Religious practices have grown, century by century, out of the rich soil of the faith. Like all living things they change form over time – but in an organic way. They are not mechanical installations that can be replaced in five minutes like an old washing-machine. They have a living continuity with the past; yet they have to be alive in the present; they are not like pressed flowers.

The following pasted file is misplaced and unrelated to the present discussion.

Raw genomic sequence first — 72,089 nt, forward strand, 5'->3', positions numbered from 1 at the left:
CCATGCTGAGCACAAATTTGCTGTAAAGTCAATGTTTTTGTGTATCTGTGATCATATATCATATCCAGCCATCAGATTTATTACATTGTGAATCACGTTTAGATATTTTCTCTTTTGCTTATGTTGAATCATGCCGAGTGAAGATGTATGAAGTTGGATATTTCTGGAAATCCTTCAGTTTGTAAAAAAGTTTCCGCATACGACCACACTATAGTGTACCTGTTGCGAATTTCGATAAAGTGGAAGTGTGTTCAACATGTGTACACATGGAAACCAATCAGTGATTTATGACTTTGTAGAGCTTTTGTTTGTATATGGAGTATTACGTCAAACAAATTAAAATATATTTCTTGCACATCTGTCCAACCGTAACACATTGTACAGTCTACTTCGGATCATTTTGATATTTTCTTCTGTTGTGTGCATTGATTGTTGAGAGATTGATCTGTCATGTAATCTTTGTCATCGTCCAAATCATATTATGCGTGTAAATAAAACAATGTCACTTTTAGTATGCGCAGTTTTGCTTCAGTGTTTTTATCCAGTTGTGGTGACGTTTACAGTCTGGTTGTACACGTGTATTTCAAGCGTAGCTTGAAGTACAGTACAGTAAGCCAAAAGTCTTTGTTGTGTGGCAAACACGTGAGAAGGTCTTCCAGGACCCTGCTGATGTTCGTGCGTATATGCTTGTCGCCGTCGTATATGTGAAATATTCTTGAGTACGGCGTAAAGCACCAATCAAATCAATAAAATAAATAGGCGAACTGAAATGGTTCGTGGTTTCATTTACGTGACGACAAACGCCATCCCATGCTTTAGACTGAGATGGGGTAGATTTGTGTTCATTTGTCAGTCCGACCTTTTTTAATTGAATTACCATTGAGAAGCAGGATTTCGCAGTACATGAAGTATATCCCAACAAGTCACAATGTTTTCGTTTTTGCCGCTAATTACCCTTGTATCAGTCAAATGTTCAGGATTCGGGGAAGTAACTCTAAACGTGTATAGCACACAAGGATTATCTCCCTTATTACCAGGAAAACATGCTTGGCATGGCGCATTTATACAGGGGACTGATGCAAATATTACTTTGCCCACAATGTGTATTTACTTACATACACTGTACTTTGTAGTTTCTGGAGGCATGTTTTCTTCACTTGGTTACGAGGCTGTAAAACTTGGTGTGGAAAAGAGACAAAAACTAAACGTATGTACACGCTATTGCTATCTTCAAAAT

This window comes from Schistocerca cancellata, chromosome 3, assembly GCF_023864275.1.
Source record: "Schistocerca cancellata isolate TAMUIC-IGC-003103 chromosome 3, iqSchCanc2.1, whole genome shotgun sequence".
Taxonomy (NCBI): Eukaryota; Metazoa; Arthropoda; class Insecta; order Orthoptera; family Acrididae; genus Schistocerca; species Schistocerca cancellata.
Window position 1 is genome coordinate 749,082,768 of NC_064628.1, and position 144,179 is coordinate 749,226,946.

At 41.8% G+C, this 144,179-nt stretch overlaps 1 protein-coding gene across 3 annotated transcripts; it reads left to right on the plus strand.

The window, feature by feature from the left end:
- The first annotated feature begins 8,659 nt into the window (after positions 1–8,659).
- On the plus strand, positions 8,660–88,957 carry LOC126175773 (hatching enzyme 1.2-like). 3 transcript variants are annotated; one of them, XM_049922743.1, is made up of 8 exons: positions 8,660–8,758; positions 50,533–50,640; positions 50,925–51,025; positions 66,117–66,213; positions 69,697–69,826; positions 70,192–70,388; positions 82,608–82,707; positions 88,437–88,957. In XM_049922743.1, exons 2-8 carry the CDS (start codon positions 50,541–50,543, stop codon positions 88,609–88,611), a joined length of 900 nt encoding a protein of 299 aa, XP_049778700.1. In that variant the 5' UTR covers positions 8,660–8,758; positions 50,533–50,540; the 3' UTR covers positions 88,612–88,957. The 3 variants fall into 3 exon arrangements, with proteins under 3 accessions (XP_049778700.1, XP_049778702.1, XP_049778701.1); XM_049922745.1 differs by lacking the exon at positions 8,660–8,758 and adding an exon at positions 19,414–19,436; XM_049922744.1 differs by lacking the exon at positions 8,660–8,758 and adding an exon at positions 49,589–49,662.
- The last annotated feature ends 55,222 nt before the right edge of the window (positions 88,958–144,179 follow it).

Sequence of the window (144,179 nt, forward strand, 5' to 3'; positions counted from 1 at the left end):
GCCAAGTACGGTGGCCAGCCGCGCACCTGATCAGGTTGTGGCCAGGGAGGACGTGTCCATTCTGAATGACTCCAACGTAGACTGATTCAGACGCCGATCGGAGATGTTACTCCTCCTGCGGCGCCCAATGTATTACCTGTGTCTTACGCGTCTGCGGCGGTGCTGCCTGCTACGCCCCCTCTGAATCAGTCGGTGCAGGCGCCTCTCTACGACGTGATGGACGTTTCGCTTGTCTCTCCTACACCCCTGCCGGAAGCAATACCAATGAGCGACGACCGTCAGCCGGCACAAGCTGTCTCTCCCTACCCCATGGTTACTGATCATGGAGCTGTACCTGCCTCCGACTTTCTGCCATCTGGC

You mentioned the Mass. This is our direct contact with Jesus and the origin of our faith: “This is my body, which is given for you. Do this in remembrance of me” (Lk 22:19). This was indeed done in memory of him from the beginning: “I received from the Lord what I also handed on to you, that the Lord Jesus on the night when he was betrayed took a loaf of bread, and when he had given thanks, he broke it and said, ‘This is my body which is given up for you. Do this in remembrance of me’….” (1 Cor 11:23-24). Years ago I lived in the Irish Dominican priory in Rome, where a 4th-century church has been excavated beneath the 12th century church. It was always very moving to stand in that “lower basilica” and know oneself in continuity with Christians celebrating Mass there so many centuries ago – something that present-day Christians are still doing straight overhead in the “upper basilica”. The celebration of the Mass is the deepest root there is. It is tragic when a present-day Christian cuts that root. What becomes of one’s faith then? Like a plant whose main root is cut, it looks all right for a while. It is sad beyond words to celebrate Mass with a group of children preparing for Confirmation and to realise that many of them haven't been to Mass since their First Communion. The deep root that kept the faith alive during centuries of persecution was pulled up by their parents. Can anything replace this, you ask. No, nothing.